In Guanacaste, between 1990 and 2016, more than 2,000 people died because of chronic kidney disease. It’s an illness that, according to the scientific census, is highly linked to occupational hazards. In other words, it develops after having worked under the sun and very extreme conditions. We visited them for two years and we realized that they can’t work and that the state pension is very limited. Many complain that they don’t receive compensation from the state. In your government, will you push for compensation for people with chronic kidney disease?

We have to do two things about this. The first is that we have to prevent it from reaching that point. There are four steps for this prevention: hydration, rest, shade and protection.

But the decree that exists right now, what it does is urge companies to give breaks to workers. But you know that not all of them work formally for a company. Many of them work for small landowners because INDER gave them some land….

But the recommendations are still valid. That’s why, when I was labor minister, we launched a campaign about thermal stress. Another thing. Many people associate it with chemicals in water. Now, labor conditions and heat and climate change are considered factors. Having said that, the causality is still being researched and it’s something the social security institute has to study. It’s a process that is advancing fast. That’s the element that has to be ratified in order to establish causality and be able to work on eventual compensation.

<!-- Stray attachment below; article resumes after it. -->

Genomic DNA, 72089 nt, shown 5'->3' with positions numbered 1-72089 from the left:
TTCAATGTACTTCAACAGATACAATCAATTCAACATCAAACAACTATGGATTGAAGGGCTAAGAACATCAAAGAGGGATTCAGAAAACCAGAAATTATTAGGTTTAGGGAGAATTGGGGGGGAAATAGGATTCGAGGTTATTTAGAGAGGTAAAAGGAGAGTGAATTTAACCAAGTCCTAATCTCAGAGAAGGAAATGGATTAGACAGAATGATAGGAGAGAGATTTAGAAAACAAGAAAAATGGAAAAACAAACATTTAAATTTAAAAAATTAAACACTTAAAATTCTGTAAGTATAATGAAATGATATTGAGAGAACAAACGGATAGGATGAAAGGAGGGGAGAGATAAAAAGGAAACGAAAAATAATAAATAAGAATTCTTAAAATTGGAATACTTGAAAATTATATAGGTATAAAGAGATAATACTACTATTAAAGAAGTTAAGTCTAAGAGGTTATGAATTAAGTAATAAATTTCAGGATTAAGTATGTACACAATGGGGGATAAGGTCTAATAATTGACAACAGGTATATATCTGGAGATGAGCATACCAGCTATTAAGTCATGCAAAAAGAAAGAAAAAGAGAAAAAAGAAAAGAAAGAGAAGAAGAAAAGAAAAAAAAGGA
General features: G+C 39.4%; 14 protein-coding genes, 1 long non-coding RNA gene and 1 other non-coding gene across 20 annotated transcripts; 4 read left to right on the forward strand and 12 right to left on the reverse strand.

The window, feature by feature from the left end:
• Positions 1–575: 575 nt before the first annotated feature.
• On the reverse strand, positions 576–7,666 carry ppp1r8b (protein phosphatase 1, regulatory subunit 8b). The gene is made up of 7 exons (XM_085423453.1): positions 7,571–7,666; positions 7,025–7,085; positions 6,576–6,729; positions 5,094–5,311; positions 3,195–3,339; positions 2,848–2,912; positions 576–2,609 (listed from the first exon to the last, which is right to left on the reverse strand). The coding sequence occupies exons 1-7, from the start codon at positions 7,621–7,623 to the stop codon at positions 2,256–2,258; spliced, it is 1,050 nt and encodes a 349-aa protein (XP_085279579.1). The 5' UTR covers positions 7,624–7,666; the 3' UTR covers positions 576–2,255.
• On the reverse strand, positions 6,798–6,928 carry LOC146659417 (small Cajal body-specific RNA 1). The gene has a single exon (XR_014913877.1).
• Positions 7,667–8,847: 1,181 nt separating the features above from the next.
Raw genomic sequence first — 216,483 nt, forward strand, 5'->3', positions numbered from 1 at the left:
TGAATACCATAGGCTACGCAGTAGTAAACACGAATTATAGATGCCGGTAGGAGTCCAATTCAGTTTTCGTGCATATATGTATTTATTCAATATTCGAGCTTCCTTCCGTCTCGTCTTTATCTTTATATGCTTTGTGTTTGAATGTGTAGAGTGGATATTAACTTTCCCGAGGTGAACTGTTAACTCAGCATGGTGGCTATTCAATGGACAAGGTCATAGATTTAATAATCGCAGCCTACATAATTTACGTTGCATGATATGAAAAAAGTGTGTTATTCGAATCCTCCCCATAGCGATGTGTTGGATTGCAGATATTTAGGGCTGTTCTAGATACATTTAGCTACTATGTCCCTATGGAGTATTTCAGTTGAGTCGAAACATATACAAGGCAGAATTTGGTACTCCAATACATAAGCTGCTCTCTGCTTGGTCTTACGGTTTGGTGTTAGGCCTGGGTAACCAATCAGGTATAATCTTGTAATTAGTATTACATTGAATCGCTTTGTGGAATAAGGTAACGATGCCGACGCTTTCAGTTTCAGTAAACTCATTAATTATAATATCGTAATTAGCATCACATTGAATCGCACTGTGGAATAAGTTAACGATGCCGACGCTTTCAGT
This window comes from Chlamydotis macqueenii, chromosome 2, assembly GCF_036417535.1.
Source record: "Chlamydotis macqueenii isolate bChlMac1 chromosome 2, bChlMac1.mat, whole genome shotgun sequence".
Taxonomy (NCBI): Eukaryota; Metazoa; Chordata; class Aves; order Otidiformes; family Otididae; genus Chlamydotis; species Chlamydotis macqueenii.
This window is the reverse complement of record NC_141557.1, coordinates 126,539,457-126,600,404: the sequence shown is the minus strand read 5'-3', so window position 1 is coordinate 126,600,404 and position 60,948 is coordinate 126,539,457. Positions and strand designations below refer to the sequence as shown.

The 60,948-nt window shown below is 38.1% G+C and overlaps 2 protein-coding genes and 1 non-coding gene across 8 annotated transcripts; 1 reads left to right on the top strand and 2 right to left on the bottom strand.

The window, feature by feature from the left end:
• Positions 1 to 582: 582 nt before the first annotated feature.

On one hand, we have to prevent and on the other we have to improve health and social security services, above all in Guanacaste. The cantons that have these problems are very well identified. It’s very important that Guanacaste improves attention. But there are still complaints that it’s not enough. It’s something we have to improve.